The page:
Sepulchre - Mommert, Golgotha und das heilige Grab zu Jerusalem, 1900; Baedeker-Benzinger, Palestine and Syria, 1912; Zeitschrift des deutschen Palaestina-Vereins, 1878 ff
the Angel of the Church in Smyrna - Have we not seen that in the second death the soul is forsaken of God? And was He not forsaken till Golgotha for the time was like Gehenna itself to Him? He that hath an ear, let him hear what the Spirit saith to the Churches: He that overcometh shall not be hurt of the second death
Crucifixion - ... On arrival at the place of execution (See Golgotha), four soldiers were told off by the centurion in charge to do the work (cf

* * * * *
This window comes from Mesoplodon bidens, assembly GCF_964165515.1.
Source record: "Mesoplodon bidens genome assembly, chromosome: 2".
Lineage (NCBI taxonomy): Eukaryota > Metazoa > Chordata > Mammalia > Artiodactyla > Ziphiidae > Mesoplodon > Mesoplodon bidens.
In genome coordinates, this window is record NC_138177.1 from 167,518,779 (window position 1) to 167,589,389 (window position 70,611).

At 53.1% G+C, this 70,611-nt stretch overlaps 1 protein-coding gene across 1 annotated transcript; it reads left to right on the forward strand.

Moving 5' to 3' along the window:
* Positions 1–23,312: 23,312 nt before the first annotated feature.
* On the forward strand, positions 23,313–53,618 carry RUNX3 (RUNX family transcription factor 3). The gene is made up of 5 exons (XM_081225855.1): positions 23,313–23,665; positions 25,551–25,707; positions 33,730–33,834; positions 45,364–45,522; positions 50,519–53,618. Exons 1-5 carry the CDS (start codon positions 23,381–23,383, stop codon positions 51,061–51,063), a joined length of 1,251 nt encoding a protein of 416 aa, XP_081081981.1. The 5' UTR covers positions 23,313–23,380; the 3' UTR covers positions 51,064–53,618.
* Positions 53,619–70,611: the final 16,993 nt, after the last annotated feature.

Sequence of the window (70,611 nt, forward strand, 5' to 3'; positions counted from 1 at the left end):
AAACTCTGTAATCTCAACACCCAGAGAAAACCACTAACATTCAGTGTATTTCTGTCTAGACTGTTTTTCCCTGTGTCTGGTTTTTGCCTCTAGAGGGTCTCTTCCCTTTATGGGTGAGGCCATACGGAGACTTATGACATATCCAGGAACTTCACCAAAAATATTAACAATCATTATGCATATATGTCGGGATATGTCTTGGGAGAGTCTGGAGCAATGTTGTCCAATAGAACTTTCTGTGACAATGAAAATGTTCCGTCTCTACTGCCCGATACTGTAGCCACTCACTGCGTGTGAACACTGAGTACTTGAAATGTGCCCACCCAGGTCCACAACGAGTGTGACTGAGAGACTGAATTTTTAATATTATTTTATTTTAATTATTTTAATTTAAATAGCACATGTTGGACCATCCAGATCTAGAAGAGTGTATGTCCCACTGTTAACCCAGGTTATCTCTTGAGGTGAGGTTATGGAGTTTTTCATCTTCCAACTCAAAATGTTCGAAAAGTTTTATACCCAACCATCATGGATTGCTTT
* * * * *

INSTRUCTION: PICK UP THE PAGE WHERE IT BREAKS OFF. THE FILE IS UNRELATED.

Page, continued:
Luke, Gospel According to - He explains Jewish customs ( Luke 22:1 ), substitutes Greek names for Hebrew (‘Zelotes’ for ‘Cananæan’ Luke 6:15 , Acts 1:13 , ‘the Skull’ for Golgotha’ Luke 23:33 , ‘Master’ for ‘Rabbi’ often), is sparing of OT quotations and of references to prophecy, uses ‘Judæa’ for the whole of Palestine ( Luke 1:5 , Luke 7:17 , Luke 23:5 , Acts 2:9 ; Acts 10:37 ; Acts 11:29 ; but in Luke 4:44 RVm [Note: Revised Version margin
Mark, Gospel According to - Eli ); and several Aramaic proper names are noticeable: Bartimæus Mark 10:48 (a patronymic), Cananæan Mark 3:18 , Iscariot Mark 3:19 , Beelzebub Mark 3:22 , Golgotha Mark 15:22
Gregorius Nyssenus, Bishop of Nyssa - He visited Bethlehem, Golgotha, the Mount of Olives, and the Anastasis